Sustained high demand, diminished capacity, COVID-safe work practices and apparent labour shortages, continue to place immense pressure on UK, European, US and global air freight hubs, creating congestion, from Heathrow to Azerbaijan.
While there are different situations at different airports, the demand for air cargo is exceptionally high and ground-handling operations are proving to be consistently ineffective at servicing the upturn in freighters, and passenger freighters, with particular problems at Heathrow, Amsterdam, Brussels, Frankfurt and Liege. And that’s just in Europe.
Despite the significant congestion that is impacting air cargo hubs globally, there is every likelihood that the already exceptionally high air freight prices will climb further as supply chain congestion drives further ocean-to-air conversion for essential peak inventory. ‘Distressed ocean freight’ has one repair option on the deep-sea destinations and origins and that is conversion to air freight which we are seeing daily driven by consumer and manufacturing demand chains needing stock, inventory and components to function.
The resumption of passenger operations in the critical trans-Atlantic market is very welcome, but trans-Atlantic supply has little impact on the China outbound routes that comprise the bulk of holiday peak volumes and it is not expected to result in a sudden easing of the essential air cargo market. Many aircraft were already flying routes that were profitable from cargo alone. It is just that they will now finally fill up the upper decks of the aircraft as traveller restrictions are withdrawn and they are allowed to resume global access and passenger sentiment in flying begins to resume.
London Heathrow is facing significant delays, as the cargo area is unable to cope and waiting times for vehicle collections and deliveries can be anything from five to ten hours, with the ever-present risk that the driver will ultimately be turned away. We are experiencing drivers running out of their legal hours of driving and having to replace with new shift drivers before they have even collected or delivered their air freight cargo whilst sitting statically outside the airline warehouses at the airports.
We are aware that some handling agents are moving airline pallets to London Gatwick to break down and return loose cargo to Heathrow. In theory, this practice should ease ground-handling pressure at Heathrow, but in practice, it actually adds further delays and increases the risk of cargo being misplaced.
It is beyond frustrating to locate and secure scarce air freight space, to get our customers’ consignments to destination on time, only for them to be delayed on arrival by 2, 3, 4 and even 5 days as we attempt the final mile of delivery.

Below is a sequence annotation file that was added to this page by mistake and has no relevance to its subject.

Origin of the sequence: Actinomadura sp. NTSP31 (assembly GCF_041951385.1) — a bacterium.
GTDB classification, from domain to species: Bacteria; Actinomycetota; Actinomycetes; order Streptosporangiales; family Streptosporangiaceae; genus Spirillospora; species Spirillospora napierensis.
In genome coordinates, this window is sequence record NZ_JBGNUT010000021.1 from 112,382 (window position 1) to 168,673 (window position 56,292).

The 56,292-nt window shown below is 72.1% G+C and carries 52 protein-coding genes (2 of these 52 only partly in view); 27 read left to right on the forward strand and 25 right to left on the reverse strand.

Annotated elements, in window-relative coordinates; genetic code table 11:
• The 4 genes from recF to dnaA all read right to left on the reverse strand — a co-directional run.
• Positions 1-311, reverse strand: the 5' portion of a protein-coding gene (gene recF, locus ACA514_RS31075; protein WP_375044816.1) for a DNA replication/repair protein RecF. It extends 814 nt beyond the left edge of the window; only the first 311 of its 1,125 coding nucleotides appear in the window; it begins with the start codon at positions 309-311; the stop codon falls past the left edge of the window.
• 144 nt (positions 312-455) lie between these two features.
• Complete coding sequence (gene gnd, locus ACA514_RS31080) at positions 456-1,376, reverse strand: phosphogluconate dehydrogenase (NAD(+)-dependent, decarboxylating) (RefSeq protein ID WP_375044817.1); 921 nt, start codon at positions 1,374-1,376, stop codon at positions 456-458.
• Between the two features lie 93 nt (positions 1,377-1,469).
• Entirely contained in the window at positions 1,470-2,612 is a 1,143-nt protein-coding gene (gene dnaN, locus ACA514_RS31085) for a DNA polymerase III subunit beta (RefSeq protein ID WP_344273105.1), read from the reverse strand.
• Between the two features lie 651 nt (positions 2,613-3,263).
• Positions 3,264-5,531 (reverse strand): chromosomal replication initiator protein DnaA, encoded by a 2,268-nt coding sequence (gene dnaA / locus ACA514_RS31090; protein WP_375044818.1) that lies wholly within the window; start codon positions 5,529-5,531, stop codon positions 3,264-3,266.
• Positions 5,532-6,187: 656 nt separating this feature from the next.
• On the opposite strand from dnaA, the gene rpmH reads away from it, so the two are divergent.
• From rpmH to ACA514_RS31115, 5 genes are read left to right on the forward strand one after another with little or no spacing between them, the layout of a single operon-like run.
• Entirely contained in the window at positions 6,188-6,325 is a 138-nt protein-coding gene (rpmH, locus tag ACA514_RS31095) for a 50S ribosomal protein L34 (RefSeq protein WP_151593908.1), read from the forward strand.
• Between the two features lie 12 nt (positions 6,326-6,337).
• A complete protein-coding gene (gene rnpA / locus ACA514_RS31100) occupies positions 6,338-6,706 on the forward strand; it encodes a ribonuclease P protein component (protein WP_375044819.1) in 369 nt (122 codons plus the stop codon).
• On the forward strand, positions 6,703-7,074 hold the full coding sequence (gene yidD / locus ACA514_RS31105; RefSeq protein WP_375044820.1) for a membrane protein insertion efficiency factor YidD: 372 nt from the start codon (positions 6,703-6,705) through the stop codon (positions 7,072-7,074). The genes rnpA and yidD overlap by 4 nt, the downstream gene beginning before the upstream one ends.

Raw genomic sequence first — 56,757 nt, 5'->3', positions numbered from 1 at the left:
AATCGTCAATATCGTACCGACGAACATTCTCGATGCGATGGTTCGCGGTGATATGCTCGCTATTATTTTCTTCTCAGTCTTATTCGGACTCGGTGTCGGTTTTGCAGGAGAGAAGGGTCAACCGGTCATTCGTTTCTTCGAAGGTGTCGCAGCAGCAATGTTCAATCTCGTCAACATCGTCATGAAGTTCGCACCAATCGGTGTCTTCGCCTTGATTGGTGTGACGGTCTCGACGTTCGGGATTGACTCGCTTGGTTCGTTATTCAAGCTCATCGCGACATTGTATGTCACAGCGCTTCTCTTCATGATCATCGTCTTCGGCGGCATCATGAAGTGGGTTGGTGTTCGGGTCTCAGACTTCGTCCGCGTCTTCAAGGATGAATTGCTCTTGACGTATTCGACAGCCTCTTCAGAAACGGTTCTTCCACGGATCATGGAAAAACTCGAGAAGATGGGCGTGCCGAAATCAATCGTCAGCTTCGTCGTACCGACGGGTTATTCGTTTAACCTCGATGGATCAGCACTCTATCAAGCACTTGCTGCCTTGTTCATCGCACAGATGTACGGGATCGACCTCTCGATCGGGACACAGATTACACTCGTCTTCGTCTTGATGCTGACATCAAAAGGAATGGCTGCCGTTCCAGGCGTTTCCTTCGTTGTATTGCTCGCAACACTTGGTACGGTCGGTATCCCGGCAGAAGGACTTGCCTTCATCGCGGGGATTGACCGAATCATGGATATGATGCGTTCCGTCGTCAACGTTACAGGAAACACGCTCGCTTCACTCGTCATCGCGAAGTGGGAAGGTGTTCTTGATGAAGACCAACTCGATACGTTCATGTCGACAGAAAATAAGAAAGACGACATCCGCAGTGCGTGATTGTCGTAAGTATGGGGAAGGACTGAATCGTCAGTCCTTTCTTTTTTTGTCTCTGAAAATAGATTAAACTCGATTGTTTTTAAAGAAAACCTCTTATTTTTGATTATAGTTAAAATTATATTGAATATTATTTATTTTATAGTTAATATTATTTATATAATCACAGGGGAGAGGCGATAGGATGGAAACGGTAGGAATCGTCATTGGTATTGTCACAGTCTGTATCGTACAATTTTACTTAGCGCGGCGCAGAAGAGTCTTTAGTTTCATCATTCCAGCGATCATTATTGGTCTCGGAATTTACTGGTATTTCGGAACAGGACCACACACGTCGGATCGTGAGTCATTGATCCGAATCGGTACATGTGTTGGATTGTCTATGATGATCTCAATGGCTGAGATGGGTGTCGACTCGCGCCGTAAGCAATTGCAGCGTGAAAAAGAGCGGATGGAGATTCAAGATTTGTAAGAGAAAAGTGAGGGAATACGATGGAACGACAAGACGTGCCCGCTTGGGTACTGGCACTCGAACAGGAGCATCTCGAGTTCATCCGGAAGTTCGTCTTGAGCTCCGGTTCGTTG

The situation can only be described as discombobulating and illogical. But unfortunately, this is the reality of the air freight supply chain presently, as widely reported in the trade press over recent days and weeks.
Whenever possible we are routing cargo via Birmingham International Airport, which continues optimum operations, to keep our customers’ goods moving, as well as clearing cargo and moving it to our general-purpose and various external temporary storage facilities (ETSF’s).
Overall the market is not as good as it should be, with issues all over the place at the major US, European and Asian hubs and the likelihood is it will get worse, particularly when the handlers are short-staffed in many facilities, due to COVID operating restrictions and the ability to ensure that resource can be deployed for the surge in demand.
In their defence, ground-handlers maintain that airline schedules and capacity are constantly shifting, which restricts their ability to forecast requirements and means that they cannot ensure there are sufficient numbers of handlers to meet the arriving and departing aircraft that they would expect with schedules during ‘normal times’. This actually reflects the ongoing situation in the ocean freight market with the circumstances that everyone will be experiencing in surface mode over the last year. However, during the current peak season, this is now filtering into the air freight environment.
They also suggest that they are unable to flex their prices like the airlines and while lots of money is being generated on air cargo, it’s not in handling, where the cost base has gone through the roof but pricing and revenue have remained relatively static.
Predictions are that the air cargo boom will continue well into next year, and possibly 2023, as it may take that amount of time for the passenger schedule to return to pre-COVID levels.
We know that cargo that ends up in limbo in on-airport warehouses exacerbates the congestion crisis, but quickly moving cargo off-airport depends on a ground-handling workforce that is of sufficient size to provide efficient operations to the cargo aircraft, preighters and PAX aircraft arriving at those major cargo hubs.
Despite the massive challenges, our air freight team continue to get time-sensitive shipments lifted at origin and work tirelessly to have it released asap after arrival. As soon as we identify an issue, regardless of the airport, we work around the problem to deliver the best solution and avoid obvious bottlenecks and turmoil.
We partner and engage closely with our global network to monitor market capacity and identify opportunities to use regional airports, that will benefit our customers ensuring that expectations and timelines are met – regardless of the challenges.
There are solutions for every critical shipment, please call Elliot Carlile or Grant Liddell to discuss your situation and for further insights and advice. We will have all options available and an intelligent and creative remedy!